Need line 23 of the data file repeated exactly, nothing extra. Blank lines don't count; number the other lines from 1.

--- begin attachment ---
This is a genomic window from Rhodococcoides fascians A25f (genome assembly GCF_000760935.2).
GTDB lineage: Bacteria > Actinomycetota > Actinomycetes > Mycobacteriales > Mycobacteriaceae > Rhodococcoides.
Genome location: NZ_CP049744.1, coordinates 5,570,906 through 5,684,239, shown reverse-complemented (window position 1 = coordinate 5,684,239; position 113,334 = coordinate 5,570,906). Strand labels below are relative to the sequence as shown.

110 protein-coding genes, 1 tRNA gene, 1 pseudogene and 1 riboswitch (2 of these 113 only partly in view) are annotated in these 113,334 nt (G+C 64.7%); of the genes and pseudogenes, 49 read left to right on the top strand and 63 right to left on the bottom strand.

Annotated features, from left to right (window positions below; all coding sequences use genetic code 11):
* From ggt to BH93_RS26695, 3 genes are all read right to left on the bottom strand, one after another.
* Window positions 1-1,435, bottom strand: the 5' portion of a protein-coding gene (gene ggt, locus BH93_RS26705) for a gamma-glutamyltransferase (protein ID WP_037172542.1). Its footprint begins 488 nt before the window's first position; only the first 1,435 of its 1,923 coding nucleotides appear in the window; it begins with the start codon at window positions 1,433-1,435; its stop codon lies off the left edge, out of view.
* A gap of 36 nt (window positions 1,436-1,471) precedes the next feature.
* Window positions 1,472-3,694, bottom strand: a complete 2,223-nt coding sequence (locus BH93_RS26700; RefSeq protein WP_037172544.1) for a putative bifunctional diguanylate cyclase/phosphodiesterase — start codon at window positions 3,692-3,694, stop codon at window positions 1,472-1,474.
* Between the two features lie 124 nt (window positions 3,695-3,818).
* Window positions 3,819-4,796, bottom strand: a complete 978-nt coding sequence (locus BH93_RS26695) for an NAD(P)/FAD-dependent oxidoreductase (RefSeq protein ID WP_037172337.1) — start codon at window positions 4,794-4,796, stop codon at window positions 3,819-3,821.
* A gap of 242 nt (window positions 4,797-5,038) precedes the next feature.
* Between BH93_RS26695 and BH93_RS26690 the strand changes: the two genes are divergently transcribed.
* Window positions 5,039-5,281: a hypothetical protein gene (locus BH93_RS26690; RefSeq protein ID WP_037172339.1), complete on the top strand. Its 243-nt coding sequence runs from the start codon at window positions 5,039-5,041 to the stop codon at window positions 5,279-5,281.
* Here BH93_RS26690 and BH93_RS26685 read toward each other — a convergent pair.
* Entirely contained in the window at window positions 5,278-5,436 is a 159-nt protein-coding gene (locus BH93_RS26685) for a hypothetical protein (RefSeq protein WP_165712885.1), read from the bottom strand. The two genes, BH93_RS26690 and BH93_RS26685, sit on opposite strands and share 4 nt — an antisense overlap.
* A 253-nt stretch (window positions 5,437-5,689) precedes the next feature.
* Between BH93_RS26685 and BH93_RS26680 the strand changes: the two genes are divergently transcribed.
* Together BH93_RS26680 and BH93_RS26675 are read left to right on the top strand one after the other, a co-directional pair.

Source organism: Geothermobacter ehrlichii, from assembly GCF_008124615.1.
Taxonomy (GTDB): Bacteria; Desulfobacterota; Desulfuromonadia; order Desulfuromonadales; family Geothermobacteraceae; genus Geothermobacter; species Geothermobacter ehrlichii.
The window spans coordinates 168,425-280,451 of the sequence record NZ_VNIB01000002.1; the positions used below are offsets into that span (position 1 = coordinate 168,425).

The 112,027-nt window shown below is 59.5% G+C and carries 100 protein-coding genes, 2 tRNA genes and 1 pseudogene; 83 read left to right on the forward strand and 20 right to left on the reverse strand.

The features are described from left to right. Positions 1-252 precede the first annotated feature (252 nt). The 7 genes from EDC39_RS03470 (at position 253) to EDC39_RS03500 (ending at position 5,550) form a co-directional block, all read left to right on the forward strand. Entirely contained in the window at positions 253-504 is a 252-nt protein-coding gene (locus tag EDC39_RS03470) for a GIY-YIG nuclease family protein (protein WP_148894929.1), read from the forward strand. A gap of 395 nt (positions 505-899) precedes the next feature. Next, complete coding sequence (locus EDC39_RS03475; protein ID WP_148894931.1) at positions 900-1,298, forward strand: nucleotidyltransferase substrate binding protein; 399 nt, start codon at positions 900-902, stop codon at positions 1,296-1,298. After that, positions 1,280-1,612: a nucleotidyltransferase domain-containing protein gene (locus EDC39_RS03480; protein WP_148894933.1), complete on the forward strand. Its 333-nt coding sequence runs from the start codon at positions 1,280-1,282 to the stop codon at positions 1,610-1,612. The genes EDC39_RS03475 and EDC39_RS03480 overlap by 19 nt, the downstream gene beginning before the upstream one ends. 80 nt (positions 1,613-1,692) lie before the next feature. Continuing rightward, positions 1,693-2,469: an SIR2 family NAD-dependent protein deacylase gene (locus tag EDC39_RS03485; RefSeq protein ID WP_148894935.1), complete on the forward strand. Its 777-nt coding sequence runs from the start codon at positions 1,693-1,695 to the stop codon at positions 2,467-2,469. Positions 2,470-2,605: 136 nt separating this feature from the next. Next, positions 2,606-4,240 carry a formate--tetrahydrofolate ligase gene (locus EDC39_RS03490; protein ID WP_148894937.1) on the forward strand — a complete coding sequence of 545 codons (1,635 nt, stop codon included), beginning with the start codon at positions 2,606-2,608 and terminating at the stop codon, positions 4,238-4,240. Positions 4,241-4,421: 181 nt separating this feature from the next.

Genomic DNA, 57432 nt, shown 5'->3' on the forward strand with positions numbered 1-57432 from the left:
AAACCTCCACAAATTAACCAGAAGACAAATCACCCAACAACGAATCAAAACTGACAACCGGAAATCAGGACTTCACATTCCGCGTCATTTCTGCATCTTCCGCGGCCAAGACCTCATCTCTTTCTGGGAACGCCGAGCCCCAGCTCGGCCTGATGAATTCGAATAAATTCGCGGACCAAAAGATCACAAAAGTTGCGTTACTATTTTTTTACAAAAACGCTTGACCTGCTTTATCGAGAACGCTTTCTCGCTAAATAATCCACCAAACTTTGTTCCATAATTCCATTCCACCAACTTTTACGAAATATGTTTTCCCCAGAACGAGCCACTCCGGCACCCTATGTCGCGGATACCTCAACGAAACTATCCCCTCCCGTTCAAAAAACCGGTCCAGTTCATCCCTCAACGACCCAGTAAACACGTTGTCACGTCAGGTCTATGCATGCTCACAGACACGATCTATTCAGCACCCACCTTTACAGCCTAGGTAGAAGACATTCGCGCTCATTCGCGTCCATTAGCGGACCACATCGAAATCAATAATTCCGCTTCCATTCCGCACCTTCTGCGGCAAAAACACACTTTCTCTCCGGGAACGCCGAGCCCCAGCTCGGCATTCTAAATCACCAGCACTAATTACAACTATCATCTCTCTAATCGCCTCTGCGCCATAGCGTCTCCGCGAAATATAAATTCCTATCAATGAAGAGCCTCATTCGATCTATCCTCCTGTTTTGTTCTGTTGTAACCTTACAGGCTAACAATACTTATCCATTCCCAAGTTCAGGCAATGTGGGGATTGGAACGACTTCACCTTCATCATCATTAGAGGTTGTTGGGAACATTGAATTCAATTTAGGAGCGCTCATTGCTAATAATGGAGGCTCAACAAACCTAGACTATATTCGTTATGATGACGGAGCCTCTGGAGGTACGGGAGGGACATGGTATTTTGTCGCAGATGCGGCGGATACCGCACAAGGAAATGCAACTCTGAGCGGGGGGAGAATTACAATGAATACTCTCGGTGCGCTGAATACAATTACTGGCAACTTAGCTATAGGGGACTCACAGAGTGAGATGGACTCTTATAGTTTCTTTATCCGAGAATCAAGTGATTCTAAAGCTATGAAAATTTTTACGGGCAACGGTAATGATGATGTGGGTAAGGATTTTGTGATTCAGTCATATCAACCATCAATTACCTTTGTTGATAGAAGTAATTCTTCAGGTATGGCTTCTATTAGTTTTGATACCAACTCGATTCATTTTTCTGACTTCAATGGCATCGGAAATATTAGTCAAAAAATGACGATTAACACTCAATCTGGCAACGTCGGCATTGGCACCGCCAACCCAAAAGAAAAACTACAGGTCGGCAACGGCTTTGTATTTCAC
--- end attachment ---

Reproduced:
The 112,027-nt window shown below is 59.5% G+C and carries 100 protein-coding genes, 2 tRNA genes and 1 pseudogene; 83 read left to right on the forward strand and 20 right to left on the reverse strand.